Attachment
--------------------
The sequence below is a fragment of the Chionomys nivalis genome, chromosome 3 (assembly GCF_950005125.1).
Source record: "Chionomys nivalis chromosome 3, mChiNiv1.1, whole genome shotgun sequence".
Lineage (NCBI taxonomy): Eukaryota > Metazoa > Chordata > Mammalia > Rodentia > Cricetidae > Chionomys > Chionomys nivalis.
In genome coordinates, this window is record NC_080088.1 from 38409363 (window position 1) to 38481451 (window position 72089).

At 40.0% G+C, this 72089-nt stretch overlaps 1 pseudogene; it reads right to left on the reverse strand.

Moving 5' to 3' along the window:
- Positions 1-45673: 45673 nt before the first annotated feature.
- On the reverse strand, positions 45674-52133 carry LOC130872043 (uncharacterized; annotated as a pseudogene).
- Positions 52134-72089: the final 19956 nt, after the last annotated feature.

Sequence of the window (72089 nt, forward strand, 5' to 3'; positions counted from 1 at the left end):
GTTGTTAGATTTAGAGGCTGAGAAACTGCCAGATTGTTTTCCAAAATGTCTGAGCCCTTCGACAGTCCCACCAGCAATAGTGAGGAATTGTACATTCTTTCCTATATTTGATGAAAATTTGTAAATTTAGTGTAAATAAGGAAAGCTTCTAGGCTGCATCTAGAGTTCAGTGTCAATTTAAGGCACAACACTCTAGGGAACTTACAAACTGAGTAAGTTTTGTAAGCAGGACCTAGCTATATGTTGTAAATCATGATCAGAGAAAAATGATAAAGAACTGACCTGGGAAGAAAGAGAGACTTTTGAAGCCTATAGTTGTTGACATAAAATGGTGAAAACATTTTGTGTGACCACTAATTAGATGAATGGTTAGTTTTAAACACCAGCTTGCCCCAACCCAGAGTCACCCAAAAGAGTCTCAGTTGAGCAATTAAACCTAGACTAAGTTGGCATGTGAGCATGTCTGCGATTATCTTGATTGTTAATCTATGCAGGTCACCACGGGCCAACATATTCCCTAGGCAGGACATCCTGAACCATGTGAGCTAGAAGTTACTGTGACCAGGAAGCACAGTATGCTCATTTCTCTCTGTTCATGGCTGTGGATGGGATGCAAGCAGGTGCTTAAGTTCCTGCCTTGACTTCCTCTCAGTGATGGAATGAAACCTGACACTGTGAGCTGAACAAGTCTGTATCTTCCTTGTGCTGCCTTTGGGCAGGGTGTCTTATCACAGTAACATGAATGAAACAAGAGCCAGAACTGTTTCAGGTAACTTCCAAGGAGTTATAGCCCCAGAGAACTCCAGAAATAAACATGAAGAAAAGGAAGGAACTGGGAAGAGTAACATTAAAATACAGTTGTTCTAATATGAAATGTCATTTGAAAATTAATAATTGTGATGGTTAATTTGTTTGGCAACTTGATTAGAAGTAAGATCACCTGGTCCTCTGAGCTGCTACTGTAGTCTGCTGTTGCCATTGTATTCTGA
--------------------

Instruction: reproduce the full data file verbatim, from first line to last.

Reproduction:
The sequence below is a fragment of the Chionomys nivalis genome, chromosome 3 (assembly GCF_950005125.1).
Source record: "Chionomys nivalis chromosome 3, mChiNiv1.1, whole genome shotgun sequence".
Lineage (NCBI taxonomy): Eukaryota > Metazoa > Chordata > Mammalia > Rodentia > Cricetidae > Chionomys > Chionomys nivalis.
In genome coordinates, this window is record NC_080088.1 from 38409363 (window position 1) to 38481451 (window position 72089).

At 40.0% G+C, this 72089-nt stretch overlaps 1 pseudogene; it reads right to left on the reverse strand.

Moving 5' to 3' along the window:
- Positions 1-45673: 45673 nt before the first annotated feature.
- On the reverse strand, positions 45674-52133 carry LOC130872043 (uncharacterized; annotated as a pseudogene).
- Positions 52134-72089: the final 19956 nt, after the last annotated feature.

Sequence of the window (72089 nt, forward strand, 5' to 3'; positions counted from 1 at the left end):
GTTGTTAGATTTAGAGGCTGAGAAACTGCCAGATTGTTTTCCAAAATGTCTGAGCCCTTCGACAGTCCCACCAGCAATAGTGAGGAATTGTACATTCTTTCCTATATTTGATGAAAATTTGTAAATTTAGTGTAAATAAGGAAAGCTTCTAGGCTGCATCTAGAGTTCAGTGTCAATTTAAGGCACAACACTCTAGGGAACTTACAAACTGAGTAAGTTTTGTAAGCAGGACCTAGCTATATGTTGTAAATCATGATCAGAGAAAAATGATAAAGAACTGACCTGGGAAGAAAGAGAGACTTTTGAAGCCTATAGTTGTTGACATAAAATGGTGAAAACATTTTGTGTGACCACTAATTAGATGAATGGTTAGTTTTAAACACCAGCTTGCCCCAACCCAGAGTCACCCAAAAGAGTCTCAGTTGAGCAATTAAACCTAGACTAAGTTGGCATGTGAGCATGTCTGCGATTATCTTGATTGTTAATCTATGCAGGTCACCACGGGCCAACATATTCCCTAGGCAGGACATCCTGAACCATGTGAGCTAGAAGTTACTGTGACCAGGAAGCACAGTATGCTCATTTCTCTCTGTTCATGGCTGTGGATGGGATGCAAGCAGGTGCTTAAGTTCCTGCCTTGACTTCCTCTCAGTGATGGAATGAAACCTGACACTGTGAGCTGAACAAGTCTGTATCTTCCTTGTGCTGCCTTTGGGCAGGGTGTCTTATCACAGTAACATGAATGAAACAAGAGCCAGAACTGTTTCAGGTAACTTCCAAGGAGTTATAGCCCCAGAGAACTCCAGAAATAAACATGAAGAAAAGGAAGGAACTGGGAAGAGTAACATTAAAATACAGTTGTTCTAATATGAAATGTCATTTGAAAATTAATAATTGTGATGGTTAATTTGTTTGGCAACTTGATTAGAAGTAAGATCACCTGGTCCTCTGAGCTGCTACTGTAGTCTGCTGTTGCCATTGTATTCTGA